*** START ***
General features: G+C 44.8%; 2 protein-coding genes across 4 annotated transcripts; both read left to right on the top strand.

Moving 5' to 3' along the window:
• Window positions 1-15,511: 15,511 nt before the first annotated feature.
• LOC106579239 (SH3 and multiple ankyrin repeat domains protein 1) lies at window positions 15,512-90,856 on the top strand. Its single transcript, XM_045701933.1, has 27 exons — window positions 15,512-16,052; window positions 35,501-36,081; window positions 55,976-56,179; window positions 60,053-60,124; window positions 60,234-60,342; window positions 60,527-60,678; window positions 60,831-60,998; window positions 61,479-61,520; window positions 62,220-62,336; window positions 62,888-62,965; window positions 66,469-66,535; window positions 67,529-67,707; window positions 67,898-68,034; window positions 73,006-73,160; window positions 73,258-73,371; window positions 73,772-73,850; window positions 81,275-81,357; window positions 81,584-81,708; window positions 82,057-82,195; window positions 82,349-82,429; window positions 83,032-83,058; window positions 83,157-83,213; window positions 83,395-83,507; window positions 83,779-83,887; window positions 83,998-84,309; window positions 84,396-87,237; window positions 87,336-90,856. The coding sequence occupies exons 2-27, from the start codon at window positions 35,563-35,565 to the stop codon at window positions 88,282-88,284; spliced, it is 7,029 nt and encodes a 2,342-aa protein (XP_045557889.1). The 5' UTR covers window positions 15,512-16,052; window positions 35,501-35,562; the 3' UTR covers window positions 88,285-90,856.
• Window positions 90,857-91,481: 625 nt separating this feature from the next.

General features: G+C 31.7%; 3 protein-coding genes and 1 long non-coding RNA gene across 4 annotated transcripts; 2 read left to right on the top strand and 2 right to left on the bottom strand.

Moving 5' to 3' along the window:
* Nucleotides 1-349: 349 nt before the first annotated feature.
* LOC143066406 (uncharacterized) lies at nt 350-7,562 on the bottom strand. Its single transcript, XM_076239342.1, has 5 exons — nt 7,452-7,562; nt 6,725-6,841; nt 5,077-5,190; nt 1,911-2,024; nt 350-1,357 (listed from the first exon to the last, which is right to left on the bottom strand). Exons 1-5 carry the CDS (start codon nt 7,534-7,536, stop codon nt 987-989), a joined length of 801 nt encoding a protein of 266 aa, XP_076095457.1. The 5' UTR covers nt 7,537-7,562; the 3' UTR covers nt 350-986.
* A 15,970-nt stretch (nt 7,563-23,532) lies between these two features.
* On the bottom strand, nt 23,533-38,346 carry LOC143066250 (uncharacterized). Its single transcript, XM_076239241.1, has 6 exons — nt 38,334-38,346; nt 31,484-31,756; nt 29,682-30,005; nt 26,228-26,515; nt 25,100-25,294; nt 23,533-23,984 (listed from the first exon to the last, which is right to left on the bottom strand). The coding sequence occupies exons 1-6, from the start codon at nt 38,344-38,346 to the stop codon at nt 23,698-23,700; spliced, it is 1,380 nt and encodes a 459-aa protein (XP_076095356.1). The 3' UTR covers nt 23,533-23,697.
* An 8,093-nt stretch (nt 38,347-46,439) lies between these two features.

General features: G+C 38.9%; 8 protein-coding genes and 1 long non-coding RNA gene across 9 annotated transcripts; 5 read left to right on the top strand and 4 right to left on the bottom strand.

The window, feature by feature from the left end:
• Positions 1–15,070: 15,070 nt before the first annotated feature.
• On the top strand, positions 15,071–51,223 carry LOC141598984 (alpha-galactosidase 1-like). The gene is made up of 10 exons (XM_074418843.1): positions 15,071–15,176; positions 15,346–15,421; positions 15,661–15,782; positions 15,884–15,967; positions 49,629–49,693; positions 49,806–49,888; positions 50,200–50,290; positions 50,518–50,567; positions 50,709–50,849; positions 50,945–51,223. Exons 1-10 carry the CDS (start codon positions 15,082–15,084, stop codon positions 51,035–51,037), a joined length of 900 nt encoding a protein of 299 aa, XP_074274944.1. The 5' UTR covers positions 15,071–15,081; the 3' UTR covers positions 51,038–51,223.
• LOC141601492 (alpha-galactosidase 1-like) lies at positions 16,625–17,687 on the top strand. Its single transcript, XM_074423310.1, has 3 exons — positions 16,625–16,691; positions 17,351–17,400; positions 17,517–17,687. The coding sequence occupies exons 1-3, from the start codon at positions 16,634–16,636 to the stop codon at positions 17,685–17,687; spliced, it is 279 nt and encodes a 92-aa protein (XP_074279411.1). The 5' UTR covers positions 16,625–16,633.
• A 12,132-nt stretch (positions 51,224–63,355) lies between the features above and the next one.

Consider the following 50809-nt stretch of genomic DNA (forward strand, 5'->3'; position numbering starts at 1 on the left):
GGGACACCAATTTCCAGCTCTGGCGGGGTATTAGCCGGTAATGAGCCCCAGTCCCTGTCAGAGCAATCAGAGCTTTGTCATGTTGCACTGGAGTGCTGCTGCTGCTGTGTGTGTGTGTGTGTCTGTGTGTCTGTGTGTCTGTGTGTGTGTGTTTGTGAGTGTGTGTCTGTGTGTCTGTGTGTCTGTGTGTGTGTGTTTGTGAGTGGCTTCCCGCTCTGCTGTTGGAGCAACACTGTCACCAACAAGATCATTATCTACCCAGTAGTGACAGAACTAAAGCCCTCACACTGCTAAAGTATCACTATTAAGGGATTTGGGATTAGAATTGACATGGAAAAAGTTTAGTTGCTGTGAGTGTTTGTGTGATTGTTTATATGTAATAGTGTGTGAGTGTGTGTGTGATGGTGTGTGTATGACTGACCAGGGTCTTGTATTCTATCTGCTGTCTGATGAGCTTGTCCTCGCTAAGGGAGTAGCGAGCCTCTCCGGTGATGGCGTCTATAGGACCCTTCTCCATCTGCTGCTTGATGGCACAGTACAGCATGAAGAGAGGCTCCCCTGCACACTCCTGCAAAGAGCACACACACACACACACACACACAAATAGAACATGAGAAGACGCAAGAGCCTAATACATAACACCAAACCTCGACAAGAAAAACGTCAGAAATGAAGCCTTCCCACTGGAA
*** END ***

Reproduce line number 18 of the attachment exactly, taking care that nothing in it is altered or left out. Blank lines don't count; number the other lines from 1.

• A 12,132-nt stretch (positions 51,224–63,355) lies between the features above and the next one.